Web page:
Because the joints of the body have been moving in very restricted patterns over the course of one’s life, the joints start to form grooves. These grooves are created in the build up of calcium which commonly settles and hardens in the joints. This calcification is due to the build up of insoluble calcium salts in the joints which can lead to pain and restricted movement. Through the training and the opening of the the body, these grooves must be worn down through repetitious friction so that they are able to rotate and move freely in their sockets. When the ligaments surrounding the joints become more supple and flexible, the rotation of the joints normally cause some clicking and crunching sounds. Even though these clicking and crunching sounds might be a bit disconcerting, they are a normal side effect, and in my opinion, a good sign of progress.

Although every body part will eventually go through drastic changes in terms of strength and flexibility, some areas must be focused on directly while some others will get reconditioned inadvertently. Through my experience, focusing on the main joints and ligaments realigns and strengthens the smaller ones.

I believe the first area to focus on when opening the body should be the arms. Because the arms are used everyday and are easily controlled by all people, I believe it is a perfect starting point. The shoulder, the main joint of the arm, and a very important joint in Taijiquan practice, should be the first area to change and adopt new habits and develop flexibility. In modern day society people are generally taught that to have good posture is to stand with the chest pushed out, the back straight and the shoulders raised to the rear; much like a soldier standing at attention.

Because of this, most people’s posture does not comply with the Taijiquan requirements and some serious changes need to be made to the habitual way they hold their bodies. In Taijiquan, the shoulders should not be pushed up and back but should be naturally sunk down to the front. When most people try to adhere to this basic principle while doing the form, it becomes evident that the shoulders have set patterns of movement which always seems to push them up and back. The fact that the shoulders have trouble relaxing to the front is evidence that the joint is locked because its tendons and ligaments are ceased up and no longer flexible.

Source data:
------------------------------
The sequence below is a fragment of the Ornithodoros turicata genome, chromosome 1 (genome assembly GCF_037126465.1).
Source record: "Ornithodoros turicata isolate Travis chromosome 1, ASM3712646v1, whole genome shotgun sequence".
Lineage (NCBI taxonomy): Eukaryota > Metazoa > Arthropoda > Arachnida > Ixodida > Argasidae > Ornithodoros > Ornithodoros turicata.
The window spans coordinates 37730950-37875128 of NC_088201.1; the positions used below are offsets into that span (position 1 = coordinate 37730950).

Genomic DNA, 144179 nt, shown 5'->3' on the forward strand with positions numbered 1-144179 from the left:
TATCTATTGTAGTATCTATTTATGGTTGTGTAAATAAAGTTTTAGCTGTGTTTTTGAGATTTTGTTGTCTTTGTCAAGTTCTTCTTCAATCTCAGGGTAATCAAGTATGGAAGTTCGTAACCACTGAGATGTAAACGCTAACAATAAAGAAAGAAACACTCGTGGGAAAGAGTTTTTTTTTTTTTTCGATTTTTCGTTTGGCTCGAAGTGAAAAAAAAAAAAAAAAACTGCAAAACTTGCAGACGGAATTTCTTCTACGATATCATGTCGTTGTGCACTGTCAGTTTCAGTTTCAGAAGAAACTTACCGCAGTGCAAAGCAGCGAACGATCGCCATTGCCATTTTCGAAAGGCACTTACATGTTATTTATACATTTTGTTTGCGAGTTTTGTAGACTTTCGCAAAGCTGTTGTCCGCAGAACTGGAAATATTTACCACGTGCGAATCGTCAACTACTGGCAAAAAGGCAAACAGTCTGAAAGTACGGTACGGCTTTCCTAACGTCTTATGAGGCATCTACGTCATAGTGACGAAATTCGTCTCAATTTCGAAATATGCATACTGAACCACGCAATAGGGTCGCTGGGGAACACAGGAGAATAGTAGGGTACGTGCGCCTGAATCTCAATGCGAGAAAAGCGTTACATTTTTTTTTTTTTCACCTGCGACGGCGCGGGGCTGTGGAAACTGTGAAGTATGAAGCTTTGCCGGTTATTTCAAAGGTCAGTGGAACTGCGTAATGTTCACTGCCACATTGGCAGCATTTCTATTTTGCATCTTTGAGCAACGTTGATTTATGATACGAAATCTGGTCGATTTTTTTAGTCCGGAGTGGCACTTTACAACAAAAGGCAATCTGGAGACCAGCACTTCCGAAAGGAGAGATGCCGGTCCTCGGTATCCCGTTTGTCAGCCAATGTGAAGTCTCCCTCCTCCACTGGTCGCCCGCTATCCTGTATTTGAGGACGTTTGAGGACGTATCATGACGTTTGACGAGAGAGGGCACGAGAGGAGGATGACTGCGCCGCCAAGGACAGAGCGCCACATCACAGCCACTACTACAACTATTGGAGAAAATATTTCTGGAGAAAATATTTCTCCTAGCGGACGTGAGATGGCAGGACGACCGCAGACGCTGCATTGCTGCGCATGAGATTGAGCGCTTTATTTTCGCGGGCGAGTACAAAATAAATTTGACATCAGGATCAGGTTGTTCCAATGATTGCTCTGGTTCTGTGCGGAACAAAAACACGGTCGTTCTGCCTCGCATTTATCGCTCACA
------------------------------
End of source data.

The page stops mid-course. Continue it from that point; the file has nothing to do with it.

To help open up these joints, the shoulders needs to be consciously pushed down throughout the different movements of the form. Also, the arms should always be stretched out as far as possible to help the ligaments and tendons surrounding the joint to start stretching out to create a “gap” between the ball joint and its socket. Once the tendons and ligaments of this area start to loosen up, the shoulder will be able to be “turned over” and rotated in its socket. At this point it is important for the practitioner to start consciously turning over the shoulders every time the arms are fully extended. This rotation of the shoulder must become habitual and so requires the practitioner to be aware and conscious while doing the form. Painless clicking and crunching sounds normally come from the shoulders if they are properly turned over. If pain occurs, one should use good judgement and let the shoulders rest before continuing the training of this specific area.

When the shoulders become more open, the positioning of the elbow must be brought into consideration. One very fundamental principle of Taijiquan Practical Method is that the elbows should always be pointing down regardless of the position of the hand. This reconditions and strengthens the tendons around the elbow which run down to the wrist and up to the shoulder.

To ensure this principle is being adhered to, one must become aware of the position of the elbow at all times. The elbow must NEVER point out to the sides and must always be pointed to the ground. This new flexibility of the elbow and shoulder joints will allow the elbows to be pulled into the center of the body more accurately without contortion. This is also a very important principle of this system as it helps to round the back.

The wrists and hands should also be strengthened and reconditioned by following some basic rules. The wrist should never bend back or forward and should be as if it were welded to the forearm. To recondition the hands, it is important that the palms be pushed out and the fingers held back to create a convex shape. The fingers should be stretched out and angled much like the blade on a fan or the propeller on a boat. The thumb should be tucked into the side of the palm with the tip rounding outward.